These articles might give you a link but they are hardly going to earn any themselves so they have a very static value that won't grow over time.

Is Google sharpening its axe?

You bet! Every search engine needs to keep their quality high and sites that are manipulating their way up the rankings undermine that. They have absolutely no choice if they want to maintain or grow their market share of search.

For the engineers at Google their challenge is how to spot these schemes that violate their terms on a global scale and penalise the right people with the minimum collateral damage.

There's plenty of fodder to go on. These waffle blog posts are always around the 500 word mark. Over time they don't accrue any links of their own from trusted sites. There are a growing number of people boasting where they purchased their links from and which bloggers took part which all helps in establishing the patterns needed to take action en masse.

When Google acts it likes to hang heads on spikes as a warning to others. FatJoe with their blatant and high profile marketing would be an ideal contender for a prime position spike. Some of their larger customers would also need to be sacrificed to ensure the point gets driven home - you also suffer when you violate Google's terms, don't blame FatJoe and cry ignorance.

But everybody else ...

Yes, Yes. Lots of other people use them and they do improve your rankings. FatJoe claim they are used by over 1,000 SEO agencies and that wouldn't surprise me at all. It doesn't mean they are good SEO agencies does it?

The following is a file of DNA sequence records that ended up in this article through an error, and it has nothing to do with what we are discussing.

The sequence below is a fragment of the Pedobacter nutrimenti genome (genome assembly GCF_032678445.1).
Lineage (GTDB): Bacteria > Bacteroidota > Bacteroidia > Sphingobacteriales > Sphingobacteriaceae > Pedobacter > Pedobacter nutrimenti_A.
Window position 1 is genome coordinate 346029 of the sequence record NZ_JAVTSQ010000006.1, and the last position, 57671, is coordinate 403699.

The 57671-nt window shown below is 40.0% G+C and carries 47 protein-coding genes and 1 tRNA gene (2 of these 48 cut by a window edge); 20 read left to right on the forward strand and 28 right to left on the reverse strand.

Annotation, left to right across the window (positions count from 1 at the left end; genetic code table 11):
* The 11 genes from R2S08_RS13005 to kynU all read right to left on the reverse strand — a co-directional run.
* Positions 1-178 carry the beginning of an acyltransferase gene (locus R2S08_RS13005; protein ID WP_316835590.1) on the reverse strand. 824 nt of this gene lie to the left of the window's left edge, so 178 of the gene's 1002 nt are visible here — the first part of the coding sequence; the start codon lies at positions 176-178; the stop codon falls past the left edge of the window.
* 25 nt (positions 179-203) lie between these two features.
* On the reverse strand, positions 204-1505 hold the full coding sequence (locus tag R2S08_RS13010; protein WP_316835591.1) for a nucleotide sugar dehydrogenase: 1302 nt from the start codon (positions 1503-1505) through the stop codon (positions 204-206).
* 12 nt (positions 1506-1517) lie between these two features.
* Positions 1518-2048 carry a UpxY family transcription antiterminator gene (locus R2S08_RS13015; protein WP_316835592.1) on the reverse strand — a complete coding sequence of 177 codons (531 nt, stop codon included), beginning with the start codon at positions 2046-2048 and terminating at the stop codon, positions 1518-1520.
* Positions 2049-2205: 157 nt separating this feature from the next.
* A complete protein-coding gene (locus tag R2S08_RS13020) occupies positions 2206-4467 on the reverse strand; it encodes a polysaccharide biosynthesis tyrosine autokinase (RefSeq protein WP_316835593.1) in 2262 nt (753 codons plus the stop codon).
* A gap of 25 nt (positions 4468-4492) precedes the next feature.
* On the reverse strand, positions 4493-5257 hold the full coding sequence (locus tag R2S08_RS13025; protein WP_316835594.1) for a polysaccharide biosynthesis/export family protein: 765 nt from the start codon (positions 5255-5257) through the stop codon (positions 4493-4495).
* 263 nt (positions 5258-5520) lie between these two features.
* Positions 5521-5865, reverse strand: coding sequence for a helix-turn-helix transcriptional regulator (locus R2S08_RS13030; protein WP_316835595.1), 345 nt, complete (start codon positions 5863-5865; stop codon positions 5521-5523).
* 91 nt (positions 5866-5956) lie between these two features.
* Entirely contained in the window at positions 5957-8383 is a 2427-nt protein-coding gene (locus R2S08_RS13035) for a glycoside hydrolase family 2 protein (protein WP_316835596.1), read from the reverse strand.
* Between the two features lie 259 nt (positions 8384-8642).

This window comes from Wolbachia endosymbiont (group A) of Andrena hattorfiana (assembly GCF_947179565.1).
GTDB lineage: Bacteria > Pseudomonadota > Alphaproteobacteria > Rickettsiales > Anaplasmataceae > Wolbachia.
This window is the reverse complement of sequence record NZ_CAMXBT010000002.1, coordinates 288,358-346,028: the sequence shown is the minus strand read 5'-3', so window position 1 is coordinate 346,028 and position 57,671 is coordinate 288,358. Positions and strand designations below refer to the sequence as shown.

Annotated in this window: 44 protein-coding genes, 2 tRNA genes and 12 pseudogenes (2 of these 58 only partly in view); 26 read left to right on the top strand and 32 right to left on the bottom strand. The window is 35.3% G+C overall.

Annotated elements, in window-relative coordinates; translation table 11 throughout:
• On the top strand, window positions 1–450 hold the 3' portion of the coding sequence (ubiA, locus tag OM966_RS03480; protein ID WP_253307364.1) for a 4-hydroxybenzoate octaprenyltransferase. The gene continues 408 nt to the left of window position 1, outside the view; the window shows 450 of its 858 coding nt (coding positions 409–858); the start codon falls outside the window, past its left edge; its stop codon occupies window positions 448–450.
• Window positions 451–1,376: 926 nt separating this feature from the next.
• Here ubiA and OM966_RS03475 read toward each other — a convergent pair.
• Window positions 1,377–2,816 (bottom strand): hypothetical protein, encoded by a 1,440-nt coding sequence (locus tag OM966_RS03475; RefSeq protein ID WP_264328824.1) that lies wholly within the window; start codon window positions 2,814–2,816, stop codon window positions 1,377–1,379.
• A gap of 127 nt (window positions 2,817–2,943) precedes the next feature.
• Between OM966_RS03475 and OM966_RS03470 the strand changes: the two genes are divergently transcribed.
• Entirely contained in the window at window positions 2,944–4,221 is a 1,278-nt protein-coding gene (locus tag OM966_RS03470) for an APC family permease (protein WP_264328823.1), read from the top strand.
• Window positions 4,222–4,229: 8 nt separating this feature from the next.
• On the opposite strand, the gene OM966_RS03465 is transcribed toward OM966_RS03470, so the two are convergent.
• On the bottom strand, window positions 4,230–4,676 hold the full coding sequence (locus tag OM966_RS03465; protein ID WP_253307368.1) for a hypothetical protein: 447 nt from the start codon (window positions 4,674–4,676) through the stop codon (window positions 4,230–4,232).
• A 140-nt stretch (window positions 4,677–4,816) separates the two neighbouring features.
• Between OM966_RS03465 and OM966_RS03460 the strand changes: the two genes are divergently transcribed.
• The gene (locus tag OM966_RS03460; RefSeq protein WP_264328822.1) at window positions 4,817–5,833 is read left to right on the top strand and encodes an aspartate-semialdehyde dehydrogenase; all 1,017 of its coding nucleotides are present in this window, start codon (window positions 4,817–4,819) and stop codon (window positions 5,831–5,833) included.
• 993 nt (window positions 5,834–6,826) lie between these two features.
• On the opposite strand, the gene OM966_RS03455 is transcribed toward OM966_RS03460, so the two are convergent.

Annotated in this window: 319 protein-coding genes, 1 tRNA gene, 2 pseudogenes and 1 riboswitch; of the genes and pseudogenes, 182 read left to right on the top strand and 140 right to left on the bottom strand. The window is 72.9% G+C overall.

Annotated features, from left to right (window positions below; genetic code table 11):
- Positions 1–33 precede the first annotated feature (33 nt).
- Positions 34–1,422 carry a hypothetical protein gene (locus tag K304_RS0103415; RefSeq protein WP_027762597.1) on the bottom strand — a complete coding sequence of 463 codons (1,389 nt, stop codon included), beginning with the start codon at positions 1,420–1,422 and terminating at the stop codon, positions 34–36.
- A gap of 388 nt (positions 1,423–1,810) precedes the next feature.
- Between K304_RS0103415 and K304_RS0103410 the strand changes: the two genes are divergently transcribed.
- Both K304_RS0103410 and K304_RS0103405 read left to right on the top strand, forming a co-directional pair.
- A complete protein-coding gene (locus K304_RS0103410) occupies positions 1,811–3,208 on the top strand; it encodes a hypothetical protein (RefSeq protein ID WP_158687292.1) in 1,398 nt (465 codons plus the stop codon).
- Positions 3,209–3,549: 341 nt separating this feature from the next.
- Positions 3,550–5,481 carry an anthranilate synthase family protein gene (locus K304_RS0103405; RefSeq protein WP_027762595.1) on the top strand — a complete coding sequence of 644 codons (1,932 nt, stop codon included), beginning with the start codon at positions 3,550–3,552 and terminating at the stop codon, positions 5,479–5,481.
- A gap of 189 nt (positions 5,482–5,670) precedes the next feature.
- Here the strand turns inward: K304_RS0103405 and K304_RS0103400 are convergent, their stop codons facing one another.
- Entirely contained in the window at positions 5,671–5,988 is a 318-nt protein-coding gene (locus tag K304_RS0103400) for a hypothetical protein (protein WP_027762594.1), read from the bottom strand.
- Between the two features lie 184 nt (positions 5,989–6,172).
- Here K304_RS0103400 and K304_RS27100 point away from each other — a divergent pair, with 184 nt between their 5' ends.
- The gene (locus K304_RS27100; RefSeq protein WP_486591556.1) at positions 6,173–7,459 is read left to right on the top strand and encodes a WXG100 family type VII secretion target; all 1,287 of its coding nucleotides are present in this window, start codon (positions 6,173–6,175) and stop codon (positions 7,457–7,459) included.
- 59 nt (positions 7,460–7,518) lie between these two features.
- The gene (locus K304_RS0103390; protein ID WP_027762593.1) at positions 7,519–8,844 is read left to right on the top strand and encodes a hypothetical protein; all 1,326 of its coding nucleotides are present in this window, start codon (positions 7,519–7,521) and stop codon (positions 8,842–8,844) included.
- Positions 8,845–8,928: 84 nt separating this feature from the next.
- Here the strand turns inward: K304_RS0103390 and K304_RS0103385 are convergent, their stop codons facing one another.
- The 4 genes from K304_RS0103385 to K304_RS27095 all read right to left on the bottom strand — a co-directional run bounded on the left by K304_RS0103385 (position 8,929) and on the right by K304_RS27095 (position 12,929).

It is exactly the same song as SEO Nuke - there was a great deal of "But they use them and they are outranking me" when it had its hay day followed by "Phew, glad I didn't" when those competitors were thrown out of the search results.

So what should you do?

There are no short cuts to long term SEO success. If you are going for links you need to create content that attracts links and attracts them over the long term.That content doesn't happen for $100.

I've covered writing bad content and thinking it will help your SEO before so I won't repeat that.

Let's go back to Adam White who FatJoe claims endorse their service. On Adam's blog post. He says he started by "Guest blogging on bigger business blogs" but they only take quality content. Yes, he still had to create quality content - there was no shortcut.

FatJoe was to provide a filler to his strategy and it may yet be a filler he regrets.

This is what often has me scratching my head. For the price of 40 links from waffly blogs you could create and market one piece of really good content, achieve natural links that build over the long term and never have to worry about the Google axe. So why do people choose the risky path when there is no price benefit?

Answers on a postcard.